Chesterton Tribune



Port of Indiana Burns Harbor has 3rd best year in its history in 2015

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The Port of Indiana-Burns Harbor handled 2.8 million tons of cargo in 2015, the second highest tonnage in more than two decades.

After 2014's all-time record volume, 2015 marked only the third time in the port’s 45-year history that it handled 2.8 million or more tons.

Increased shipments of heavy-lift project cargoes (up 96 percent), carbon products (up 37 percent), limestone (up nearly 12 percent) and oils (up 72 percent) helped drive the increased volume.

“Our port continues to be a major inland hub for heavy-lift cargoes as our terminal operators handled nearly double the number of large dimensional shipments during 2015 over the previous year,” Port Director Rick Heimann said. “The port has received multiple shipments for regional breweries in recent years, including 36 beer fermentation tanks in 2015. Many of these are 20,000 gallon tanks or larger. The port's strategic location at the intersection of two of the world's busiest waterways and all of the nation's Class I rail lines provides significant competitive advantages for multimodal companies moving international cargo to and from the Midwest.”

Lagunitas Brewing Co. of Chicago, one of the largest craft breweries in the U.S., received 20 tanks from Europe in 2015, shipped through the Port of Indiana-Burns Harbor, after receiving 29 in 2014. The port also received 12 brewery tanks last year for Bells Brewery in Kalamazoo, Mich., and four tanks for Revolution Brewery in Chicago.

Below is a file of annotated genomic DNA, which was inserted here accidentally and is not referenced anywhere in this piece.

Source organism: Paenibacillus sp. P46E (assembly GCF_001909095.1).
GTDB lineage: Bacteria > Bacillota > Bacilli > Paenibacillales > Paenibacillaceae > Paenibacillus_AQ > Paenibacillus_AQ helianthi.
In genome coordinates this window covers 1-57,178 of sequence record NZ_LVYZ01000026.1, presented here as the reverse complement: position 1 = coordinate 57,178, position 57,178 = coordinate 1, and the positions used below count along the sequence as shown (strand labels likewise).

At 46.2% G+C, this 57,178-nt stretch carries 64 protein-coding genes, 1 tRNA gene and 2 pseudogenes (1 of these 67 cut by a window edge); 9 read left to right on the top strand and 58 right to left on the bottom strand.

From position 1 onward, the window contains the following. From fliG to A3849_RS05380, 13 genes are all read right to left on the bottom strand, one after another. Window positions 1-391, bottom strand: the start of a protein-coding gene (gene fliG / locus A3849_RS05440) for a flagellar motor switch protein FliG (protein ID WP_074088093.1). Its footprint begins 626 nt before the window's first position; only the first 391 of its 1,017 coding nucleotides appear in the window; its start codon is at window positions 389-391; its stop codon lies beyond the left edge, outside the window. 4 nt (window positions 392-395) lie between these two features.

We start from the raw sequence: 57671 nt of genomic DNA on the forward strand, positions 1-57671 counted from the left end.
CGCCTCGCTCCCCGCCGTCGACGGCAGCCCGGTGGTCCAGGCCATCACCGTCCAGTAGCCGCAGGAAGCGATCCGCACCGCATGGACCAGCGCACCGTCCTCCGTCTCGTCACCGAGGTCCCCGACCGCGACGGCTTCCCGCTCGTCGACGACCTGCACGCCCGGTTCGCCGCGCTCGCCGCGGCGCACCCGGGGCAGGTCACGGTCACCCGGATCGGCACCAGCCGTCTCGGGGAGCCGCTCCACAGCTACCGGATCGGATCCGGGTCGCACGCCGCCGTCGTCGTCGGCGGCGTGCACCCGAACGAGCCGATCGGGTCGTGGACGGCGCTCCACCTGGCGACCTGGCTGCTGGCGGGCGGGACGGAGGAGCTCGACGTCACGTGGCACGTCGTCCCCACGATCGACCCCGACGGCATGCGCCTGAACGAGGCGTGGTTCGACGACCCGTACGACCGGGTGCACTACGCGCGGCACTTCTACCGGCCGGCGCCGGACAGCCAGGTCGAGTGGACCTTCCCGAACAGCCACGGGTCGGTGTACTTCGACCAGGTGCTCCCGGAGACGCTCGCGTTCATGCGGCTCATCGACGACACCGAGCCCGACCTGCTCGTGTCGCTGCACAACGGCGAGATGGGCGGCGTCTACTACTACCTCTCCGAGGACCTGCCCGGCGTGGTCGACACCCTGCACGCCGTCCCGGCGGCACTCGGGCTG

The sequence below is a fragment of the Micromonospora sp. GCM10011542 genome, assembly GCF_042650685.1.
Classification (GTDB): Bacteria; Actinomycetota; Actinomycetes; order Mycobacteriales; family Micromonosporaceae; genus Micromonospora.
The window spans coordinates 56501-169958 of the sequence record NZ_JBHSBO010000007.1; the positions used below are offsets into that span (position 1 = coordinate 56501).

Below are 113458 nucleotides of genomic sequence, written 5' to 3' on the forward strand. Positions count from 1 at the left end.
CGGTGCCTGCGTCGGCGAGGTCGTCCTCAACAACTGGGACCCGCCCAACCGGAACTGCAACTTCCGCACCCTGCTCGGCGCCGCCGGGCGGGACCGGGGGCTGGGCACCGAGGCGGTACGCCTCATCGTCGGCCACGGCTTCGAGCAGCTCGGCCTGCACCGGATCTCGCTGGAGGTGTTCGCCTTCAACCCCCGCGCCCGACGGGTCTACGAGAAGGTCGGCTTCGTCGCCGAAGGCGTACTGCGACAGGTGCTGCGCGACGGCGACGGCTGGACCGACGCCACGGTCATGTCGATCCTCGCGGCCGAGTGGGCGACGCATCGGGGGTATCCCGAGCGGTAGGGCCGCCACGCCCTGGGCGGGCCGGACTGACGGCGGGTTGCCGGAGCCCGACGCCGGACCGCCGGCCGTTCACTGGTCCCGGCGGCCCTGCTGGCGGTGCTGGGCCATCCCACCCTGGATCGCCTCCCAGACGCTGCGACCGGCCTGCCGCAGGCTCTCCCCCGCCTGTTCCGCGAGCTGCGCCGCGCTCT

Steel shipments, meanwhile, a key driver for 2014's record, fell below that year's total but were well ahead of the five-year average.

Other significant cargoes handled by the port in 2015 included fertilizer, grain, and salt.

“Last year was a very good year for the port and the credit goes to our port companies who helped attract the cargoes,” Heimann said. “We continue to look for new opportunities to grow and diversify our product mix to withstand market swings and further improve our business. Nearly $2 million was invested in port infrastructure in 2015 to increase cargo-handling capacity and improve multimodal connections for our port companies.”

Infrastructure projects included construction of a new mooring space for barge fleeting, upgrades to multiple dock areas, replacement of over 1,300 feet of rail track, and rebuilding two railroad crossings.

Ocean ships and Great Lakes vessels aren’t the only users of the Port of Indiana-Burns Harbor: river barges provide the port with a vital year-round link not only to more than 20 states through 12,000 miles of rivers but also to global markets by way of ports on the Gulf of Mexico.

Another 2015 highlight: September’s announcement of a new Great Lakes shipping partnership between Indiana and Quebec. Indiana Lt. Gov. Sue Ellspermann and Quebec Minister of International Relations and La Francophonie Christine St-Pierre met at the port to explain the new partnership designed to explore the development of increased maritime trade between the districts, identify new cargoes, and boost existing shipping volumes.

The Port of Indiana-Burns Harbor also played host to a trade mission from Quebec in October and celebrated multiple bulk export shipments to Quebec ports in the fourth quarter.

And , in November, the St. Lawrence Seaway Development Corporation, presented Gov. Mike Pence with the Robert J. Lewis Pacesetter Award in recognition of the Port of Indiana-Burns Harbor's recent increase in international shipments through the St. Lawrence Seaway.

The Port of Indiana-Burns Harbor, which contributes in excess of $4.6 billion in total economic activity per year to the regional economy and supports over 36,000 total jobs, opened in 1970 and is operated by Ports of Indiana, a statewide port authority managing three ports on the Ohio River and Lake Michigan.


Posted 2/5/2016




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